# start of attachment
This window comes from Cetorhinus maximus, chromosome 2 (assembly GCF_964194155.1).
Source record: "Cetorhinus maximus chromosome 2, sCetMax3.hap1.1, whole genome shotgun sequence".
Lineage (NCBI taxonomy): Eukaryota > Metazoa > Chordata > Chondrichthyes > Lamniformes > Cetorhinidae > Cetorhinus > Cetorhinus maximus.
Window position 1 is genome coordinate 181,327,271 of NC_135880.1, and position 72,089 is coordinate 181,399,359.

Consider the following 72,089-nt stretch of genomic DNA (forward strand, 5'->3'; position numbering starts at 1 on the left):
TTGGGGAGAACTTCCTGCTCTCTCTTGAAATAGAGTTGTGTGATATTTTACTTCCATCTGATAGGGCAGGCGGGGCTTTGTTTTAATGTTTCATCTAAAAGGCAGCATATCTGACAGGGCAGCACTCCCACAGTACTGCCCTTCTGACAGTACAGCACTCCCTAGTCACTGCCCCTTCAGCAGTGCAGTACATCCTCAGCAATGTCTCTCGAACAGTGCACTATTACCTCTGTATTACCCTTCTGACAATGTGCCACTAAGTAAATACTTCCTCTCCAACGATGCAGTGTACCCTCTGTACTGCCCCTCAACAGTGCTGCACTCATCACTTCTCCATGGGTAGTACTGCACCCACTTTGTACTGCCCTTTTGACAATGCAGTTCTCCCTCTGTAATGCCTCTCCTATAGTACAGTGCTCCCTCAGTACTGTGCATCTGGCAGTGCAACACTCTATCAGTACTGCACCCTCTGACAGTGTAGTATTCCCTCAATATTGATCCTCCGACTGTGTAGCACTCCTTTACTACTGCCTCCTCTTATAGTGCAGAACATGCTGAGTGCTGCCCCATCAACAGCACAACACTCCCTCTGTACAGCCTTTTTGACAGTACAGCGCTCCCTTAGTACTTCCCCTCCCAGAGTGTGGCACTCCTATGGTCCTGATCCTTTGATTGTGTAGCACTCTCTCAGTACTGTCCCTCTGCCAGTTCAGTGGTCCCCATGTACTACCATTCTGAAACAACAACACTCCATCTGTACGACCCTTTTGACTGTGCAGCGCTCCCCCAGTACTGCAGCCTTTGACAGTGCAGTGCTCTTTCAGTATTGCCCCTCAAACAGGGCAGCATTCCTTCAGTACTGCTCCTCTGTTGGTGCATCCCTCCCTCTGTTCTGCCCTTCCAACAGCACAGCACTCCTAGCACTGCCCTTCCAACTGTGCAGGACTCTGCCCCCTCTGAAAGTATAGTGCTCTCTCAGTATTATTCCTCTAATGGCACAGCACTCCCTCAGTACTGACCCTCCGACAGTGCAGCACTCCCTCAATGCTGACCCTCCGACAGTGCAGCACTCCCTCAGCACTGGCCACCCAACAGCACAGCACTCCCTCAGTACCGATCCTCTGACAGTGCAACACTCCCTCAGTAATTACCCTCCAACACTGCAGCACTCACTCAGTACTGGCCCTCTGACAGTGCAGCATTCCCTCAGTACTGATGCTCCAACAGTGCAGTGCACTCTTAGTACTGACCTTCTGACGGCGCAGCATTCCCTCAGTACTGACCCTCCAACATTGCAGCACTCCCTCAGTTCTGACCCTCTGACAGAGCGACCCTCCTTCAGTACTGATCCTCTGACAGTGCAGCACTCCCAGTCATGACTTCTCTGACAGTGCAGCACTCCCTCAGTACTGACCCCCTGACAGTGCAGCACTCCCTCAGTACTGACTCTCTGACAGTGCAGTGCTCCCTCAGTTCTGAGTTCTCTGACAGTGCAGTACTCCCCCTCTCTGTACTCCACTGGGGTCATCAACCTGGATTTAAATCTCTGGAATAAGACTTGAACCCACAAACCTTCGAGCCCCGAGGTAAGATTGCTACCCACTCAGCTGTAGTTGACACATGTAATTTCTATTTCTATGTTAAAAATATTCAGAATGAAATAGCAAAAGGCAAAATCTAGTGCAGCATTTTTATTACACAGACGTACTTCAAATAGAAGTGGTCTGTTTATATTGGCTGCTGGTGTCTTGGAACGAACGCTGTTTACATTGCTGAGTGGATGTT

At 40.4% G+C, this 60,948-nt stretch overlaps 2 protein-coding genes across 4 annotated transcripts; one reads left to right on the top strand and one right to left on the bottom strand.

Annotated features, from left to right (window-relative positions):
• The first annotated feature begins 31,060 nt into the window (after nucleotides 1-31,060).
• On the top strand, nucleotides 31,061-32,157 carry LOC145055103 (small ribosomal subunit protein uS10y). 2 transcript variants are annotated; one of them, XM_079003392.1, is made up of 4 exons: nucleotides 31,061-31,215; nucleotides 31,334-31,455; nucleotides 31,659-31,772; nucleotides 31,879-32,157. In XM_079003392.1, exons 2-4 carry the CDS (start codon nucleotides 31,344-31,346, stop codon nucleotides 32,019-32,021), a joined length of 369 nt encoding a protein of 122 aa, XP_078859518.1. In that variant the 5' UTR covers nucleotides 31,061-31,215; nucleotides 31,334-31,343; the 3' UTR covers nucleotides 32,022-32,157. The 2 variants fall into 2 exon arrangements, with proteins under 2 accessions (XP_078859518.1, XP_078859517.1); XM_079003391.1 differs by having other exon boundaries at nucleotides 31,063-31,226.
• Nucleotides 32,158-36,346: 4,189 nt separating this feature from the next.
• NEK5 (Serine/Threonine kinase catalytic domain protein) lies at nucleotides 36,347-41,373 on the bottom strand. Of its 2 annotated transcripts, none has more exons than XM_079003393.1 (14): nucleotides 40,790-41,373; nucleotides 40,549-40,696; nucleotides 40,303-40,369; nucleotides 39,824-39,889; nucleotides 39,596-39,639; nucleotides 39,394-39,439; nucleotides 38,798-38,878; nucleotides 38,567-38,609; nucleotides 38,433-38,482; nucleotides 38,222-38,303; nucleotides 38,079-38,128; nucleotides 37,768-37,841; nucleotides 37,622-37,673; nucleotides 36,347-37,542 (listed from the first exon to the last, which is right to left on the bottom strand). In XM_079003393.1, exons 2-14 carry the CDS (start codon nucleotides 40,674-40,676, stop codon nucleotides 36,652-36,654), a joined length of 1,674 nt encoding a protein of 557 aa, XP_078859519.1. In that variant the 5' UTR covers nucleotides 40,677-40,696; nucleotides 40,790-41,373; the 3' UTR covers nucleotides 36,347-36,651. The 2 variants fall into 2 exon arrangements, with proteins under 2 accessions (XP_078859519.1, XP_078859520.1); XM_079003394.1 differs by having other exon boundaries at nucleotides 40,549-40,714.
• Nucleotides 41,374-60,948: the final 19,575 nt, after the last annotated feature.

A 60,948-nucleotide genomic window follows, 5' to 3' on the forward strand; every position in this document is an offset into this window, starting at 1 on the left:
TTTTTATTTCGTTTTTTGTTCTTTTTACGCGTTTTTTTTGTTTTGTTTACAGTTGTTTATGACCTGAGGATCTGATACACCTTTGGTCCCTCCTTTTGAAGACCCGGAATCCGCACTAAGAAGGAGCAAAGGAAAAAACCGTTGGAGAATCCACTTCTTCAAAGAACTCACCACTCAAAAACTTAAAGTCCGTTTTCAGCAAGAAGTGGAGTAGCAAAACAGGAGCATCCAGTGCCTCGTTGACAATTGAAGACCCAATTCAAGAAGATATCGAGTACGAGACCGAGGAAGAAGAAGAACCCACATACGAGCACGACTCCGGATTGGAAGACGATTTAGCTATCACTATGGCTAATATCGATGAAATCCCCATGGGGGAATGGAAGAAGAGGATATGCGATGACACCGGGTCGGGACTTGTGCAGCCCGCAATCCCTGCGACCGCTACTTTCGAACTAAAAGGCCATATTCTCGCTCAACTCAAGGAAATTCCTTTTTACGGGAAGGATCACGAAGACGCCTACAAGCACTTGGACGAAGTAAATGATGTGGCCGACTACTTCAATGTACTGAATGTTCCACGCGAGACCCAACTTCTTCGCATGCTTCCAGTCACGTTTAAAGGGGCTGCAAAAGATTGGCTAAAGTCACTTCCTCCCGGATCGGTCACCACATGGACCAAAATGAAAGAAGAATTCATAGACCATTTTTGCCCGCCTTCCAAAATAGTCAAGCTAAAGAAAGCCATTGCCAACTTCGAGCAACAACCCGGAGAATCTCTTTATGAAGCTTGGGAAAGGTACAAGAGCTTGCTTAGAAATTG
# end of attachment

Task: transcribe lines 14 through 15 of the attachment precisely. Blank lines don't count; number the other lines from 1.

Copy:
A 60,948-nucleotide genomic window follows, 5' to 3' on the forward strand; every position in this document is an offset into this window, starting at 1 on the left:
TTTTTATTTCGTTTTTTGTTCTTTTTACGCGTTTTTTTTGTTTTGTTTACAGTTGTTTATGACCTGAGGATCTGATACACCTTTGGTCCCTCCTTTTGAAGACCCGGAATCCGCACTAAGAAGGAGCAAAGGAAAAAACCGTTGGAGAATCCACTTCTTCAAAGAACTCACCACTCAAAAACTTAAAGTCCGTTTTCAGCAAGAAGTGGAGTAGCAAAACAGGAGCATCCAGTGCCTCGTTGACAATTGAAGACCCAATTCAAGAAGATATCGAGTACGAGACCGAGGAAGAAGAAGAACCCACATACGAGCACGACTCCGGATTGGAAGACGATTTAGCTATCACTATGGCTAATATCGATGAAATCCCCATGGGGGAATGGAAGAAGAGGATATGCGATGACACCGGGTCGGGACTTGTGCAGCCCGCAATCCCTGCGACCGCTACTTTCGAACTAAAAGGCCATATTCTCGCTCAACTCAAGGAAATTCCTTTTTACGGGAAGGATCACGAAGACGCCTACAAGCACTTGGACGAAGTAAATGATGTGGCCGACTACTTCAATGTACTGAATGTTCCACGCGAGACCCAACTTCTTCGCATGCTTCCAGTCACGTTTAAAGGGGCTGCAAAAGATTGGCTAAAGTCACTTCCTCCCGGATCGGTCACCACATGGACCAAAATGAAAGAAGAATTCATAGACCATTTTTGCCCGCCTTCCAAAATAGTCAAGCTAAAGAAAGCCATTGCCAACTTCGAGCAACAACCCGGAGAATCTCTTTATGAAGCTTGGGAAAGGTACAAGAGCTTGCTTAGAAATTG